Freedom camping in Australia: current status, key stakeholders and political debate
Caldicott, R, Scherrer, P & Jenkins, J 2014, 'Freedom camping in Australia: current status, key stakeholders and political debate', Annals of Leisure Research, vol. 17, no. 4, pp. 417-42.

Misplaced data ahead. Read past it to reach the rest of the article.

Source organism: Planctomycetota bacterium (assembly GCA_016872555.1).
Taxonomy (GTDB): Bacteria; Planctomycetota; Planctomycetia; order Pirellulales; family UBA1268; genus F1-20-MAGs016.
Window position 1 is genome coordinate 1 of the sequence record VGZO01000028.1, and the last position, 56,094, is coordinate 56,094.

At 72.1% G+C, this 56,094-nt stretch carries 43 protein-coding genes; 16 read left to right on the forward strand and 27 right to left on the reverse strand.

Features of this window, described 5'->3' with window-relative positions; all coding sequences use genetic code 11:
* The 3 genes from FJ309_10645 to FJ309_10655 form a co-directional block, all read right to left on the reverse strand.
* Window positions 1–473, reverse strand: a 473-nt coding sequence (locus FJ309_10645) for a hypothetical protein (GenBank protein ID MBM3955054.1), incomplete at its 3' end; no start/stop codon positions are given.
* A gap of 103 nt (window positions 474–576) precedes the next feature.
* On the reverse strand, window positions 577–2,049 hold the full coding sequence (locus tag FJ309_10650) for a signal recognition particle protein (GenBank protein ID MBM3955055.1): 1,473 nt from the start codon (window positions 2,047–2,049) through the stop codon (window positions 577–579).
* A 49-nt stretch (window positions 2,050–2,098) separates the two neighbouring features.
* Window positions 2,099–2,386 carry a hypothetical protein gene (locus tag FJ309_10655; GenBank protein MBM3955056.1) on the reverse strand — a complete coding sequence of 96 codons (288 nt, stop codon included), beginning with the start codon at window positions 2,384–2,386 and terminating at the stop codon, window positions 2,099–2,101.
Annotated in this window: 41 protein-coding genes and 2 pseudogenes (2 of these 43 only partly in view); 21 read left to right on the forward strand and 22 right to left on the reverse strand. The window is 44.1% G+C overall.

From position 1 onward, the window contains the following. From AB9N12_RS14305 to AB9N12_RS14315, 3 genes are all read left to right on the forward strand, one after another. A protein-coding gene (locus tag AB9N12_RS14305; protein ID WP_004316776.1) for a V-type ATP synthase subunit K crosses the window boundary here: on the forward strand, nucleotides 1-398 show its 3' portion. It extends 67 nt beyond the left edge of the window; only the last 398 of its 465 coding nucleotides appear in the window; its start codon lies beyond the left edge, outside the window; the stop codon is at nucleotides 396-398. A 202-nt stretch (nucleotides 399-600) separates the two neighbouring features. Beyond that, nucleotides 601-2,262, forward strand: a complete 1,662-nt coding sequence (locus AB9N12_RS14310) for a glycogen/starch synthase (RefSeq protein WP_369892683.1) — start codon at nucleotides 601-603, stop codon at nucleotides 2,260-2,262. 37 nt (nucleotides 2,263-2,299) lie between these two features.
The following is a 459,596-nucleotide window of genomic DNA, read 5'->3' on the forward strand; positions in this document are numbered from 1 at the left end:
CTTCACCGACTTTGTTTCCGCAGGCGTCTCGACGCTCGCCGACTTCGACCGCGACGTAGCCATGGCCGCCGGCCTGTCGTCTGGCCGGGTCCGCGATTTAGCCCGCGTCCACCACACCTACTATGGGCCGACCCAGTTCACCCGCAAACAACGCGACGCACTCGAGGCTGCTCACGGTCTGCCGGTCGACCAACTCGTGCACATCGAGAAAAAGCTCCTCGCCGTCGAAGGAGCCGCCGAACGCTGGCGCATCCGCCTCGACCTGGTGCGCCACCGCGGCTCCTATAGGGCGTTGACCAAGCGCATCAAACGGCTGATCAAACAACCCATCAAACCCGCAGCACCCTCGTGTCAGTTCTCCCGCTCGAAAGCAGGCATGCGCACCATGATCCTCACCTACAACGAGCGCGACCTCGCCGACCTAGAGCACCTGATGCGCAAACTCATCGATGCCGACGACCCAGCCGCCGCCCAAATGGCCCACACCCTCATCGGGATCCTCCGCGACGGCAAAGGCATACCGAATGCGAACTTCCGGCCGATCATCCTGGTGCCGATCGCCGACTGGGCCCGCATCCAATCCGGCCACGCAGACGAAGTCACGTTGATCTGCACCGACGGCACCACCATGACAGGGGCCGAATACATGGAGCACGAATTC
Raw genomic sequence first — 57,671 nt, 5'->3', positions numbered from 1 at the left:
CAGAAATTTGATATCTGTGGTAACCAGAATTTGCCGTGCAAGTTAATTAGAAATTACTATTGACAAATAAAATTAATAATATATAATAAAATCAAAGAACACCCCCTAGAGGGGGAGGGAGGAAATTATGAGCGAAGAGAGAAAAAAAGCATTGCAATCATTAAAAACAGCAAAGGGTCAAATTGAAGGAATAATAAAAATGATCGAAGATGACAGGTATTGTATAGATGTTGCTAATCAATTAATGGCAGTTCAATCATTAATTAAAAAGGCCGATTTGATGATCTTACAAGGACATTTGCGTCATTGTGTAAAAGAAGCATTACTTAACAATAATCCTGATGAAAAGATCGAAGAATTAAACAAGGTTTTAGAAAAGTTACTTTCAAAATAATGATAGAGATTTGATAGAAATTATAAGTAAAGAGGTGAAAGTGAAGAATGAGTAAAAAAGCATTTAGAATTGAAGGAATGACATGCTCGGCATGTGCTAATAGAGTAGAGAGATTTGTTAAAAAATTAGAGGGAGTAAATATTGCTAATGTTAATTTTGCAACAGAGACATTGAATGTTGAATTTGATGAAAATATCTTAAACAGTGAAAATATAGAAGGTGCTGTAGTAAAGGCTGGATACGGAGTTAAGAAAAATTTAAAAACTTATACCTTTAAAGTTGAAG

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Freedom camping is fuelling nationwide political debate in Australia as a rapidly expanding recreational vehicle (RV) market impresses upon regional and urban communities its strong desire to avoid traditional caravan parks and the features that they present/represent. Community leaders are being lobbied to consider the needs of all types of caravanning visitors to their communities. Conflict and positional power struggles are thus surfacing within national caravanning communities and within national, state and local community governance arenas. This paper provides an overview and an assessment of the history and status quo of the issues. It is structured to first set the broader political contest within a local context, and this informs a working definition of freedom camping. We then review the growing, but limited and fragmented, international literature concerning freedom camping; discuss the phenomenon of freedom camping with reference to supply and demand issues, including the oversimplified descriptions of freedom campers' motivations; and finally, highlight the complex nature of stakeholder engagement and influences on policies as they relate to freedom camping through policy dialogues. The planning and management of spaces and places as limited resources are inherently political activities and are valued for a variety of competing uses by users with diverse perceptions and motivations across time. Through this exploratory analysis, we identify the perspectives of key stakeholders in the policy process, provide a baseline for future discourse on issues relating to freedom camping and conclude with a call for further critical analysis on this subject to inform rational debate on policy-making, planning and management implications for regional and urban communities.